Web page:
ANSI requires us to articulate finished areas as above grade and below grade. There’s a good chance that the international canine association might require people in the Basque region of Spain to report a dog’s appendages accurately. If it’s a tail, call it a tail.
Does either change the value of property or dog?
All the new ANSI standard is trying to do, is make sure we’re reporting the finished area as above grade or below grade. That’s it. Just report above grade and below grade finished areas as such.
If, in your market, like the Crieve Hall area of Nashville, people recognize below grade area as GLA, then address that in your sales comparison approach summary.
If I’m appraising a lakefront lot in Humphreys County, I’m going to report the site size on the 1004 form in the Site Analysis section. That’s what’s required. Then in my analysis, I’m going to point out to the reader that in this area, sites are valued based on water frontage.
The better analogy would be that dreaded second (or third) floor room with sloped ceilings. ANSI says for this area to qualify as finished area it must be at least five feet high and at least half of that must be seven feet or more.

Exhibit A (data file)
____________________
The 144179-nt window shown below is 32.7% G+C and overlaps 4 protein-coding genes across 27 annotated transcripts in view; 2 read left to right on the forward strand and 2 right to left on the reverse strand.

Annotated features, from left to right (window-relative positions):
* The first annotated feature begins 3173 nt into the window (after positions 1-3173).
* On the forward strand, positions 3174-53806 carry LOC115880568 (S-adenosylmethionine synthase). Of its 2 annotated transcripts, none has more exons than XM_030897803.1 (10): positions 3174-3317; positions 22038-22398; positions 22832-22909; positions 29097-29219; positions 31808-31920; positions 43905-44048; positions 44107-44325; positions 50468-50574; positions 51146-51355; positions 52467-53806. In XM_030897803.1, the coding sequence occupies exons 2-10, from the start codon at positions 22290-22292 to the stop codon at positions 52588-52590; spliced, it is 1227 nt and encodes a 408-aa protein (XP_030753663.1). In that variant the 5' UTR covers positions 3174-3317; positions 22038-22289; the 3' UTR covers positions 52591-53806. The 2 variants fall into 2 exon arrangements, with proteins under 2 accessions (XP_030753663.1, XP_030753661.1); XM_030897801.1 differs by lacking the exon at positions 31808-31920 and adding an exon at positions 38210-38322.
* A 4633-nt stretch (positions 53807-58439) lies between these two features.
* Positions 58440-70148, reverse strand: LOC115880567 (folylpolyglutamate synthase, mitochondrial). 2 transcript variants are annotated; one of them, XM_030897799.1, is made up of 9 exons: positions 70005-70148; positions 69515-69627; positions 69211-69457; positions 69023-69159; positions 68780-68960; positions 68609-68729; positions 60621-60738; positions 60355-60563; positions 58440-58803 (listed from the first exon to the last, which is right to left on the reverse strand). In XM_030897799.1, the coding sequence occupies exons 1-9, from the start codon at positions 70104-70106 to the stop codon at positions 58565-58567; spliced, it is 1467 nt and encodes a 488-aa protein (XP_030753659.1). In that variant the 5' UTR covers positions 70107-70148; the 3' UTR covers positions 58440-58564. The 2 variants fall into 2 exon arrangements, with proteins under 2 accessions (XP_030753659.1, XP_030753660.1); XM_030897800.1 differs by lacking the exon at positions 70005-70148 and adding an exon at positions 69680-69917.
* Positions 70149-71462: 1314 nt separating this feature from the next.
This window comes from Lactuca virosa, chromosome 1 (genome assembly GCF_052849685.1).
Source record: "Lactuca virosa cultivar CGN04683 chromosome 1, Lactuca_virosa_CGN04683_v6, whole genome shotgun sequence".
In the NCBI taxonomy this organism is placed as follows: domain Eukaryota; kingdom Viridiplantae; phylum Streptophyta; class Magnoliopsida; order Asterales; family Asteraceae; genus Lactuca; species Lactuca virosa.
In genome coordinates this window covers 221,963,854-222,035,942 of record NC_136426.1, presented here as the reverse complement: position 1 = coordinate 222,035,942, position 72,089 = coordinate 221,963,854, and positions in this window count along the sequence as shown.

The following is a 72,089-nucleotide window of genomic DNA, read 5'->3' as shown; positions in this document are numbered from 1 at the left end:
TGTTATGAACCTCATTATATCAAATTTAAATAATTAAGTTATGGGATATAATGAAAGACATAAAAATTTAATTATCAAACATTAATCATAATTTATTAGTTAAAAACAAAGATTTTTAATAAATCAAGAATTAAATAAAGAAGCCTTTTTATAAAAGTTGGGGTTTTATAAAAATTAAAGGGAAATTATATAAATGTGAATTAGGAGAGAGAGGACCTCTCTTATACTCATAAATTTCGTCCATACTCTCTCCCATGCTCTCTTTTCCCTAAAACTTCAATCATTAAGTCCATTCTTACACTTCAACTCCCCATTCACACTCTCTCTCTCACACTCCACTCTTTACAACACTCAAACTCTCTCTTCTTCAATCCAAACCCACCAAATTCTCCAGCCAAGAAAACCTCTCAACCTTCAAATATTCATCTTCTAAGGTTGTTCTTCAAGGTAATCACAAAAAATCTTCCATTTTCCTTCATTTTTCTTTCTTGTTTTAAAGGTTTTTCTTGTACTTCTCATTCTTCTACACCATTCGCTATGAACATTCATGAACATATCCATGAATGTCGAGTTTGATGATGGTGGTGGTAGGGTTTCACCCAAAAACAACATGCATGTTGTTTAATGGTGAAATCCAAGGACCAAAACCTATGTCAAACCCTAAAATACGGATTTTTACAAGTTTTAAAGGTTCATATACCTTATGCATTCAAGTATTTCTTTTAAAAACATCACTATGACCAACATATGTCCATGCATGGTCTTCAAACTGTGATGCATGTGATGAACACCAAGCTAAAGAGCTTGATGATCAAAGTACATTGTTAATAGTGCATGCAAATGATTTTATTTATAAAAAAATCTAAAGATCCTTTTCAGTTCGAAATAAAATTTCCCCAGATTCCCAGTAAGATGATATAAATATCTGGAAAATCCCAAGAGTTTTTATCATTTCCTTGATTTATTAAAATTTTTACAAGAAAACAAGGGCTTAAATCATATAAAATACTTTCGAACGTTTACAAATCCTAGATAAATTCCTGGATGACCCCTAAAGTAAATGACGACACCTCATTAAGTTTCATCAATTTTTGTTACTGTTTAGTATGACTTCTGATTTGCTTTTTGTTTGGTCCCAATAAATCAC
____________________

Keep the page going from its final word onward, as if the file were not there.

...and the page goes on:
In my market we’ve been valuing these second-floor rooms, regardless of the five-foot rule (“la pared tiene cinco pies.”), as finished area. Now, we’ll have to report finished area using the five-foot/seven-foot rule. Does that mean the remaining area has no value? No. It just means we can’t call a dog’s tail a leg anymore. Just explain that in your area the math is based on total square footage, not just the five/seven rule.
You may have to adjust in the grid or explain the difference in your analysis, but in reality, the new reporting does not impact our valuation analysis.
I realize that ANSI is new. It’s a change for some of us appraisers. Change can be difficult. That said, I think Fannie Mae is just trying to get everyone on the same page and have square footage be reported the same across the board. This in no way will impact valuation. You’ll still appraise properties as you always have. You’ll consider what the market participants are doing and you’ll apply the appropriate analysis to derive a market-based indication of value. That’s why you are so valuable, you provide the analysis to explain how the market is behaving.
I’m thinking of getting a dog. Our golden passed away several years ago. If you try to sell me a dog, I’d very much appreciate it if you called its tail a tail. Just so we’re on the same page.
About the Author
Hal Humphreys is a career-long real estate appraiser. He grew up measuring houses with his father, an appraiser. In the course of the past 30 years, Mr. Humphreys has appraised property across the country. He is a hearing officer for the Davidson County Board of Equalization. He has been a contract investigator/reviewer for the State of Tennessee Department of Commerce and Insurance. He also assists attorneys who represent citizens accused of crimes. Mr. Humphreys is partner in Appraiser eLearning and is the director of education for StoryboardEMP, llc, an education media company.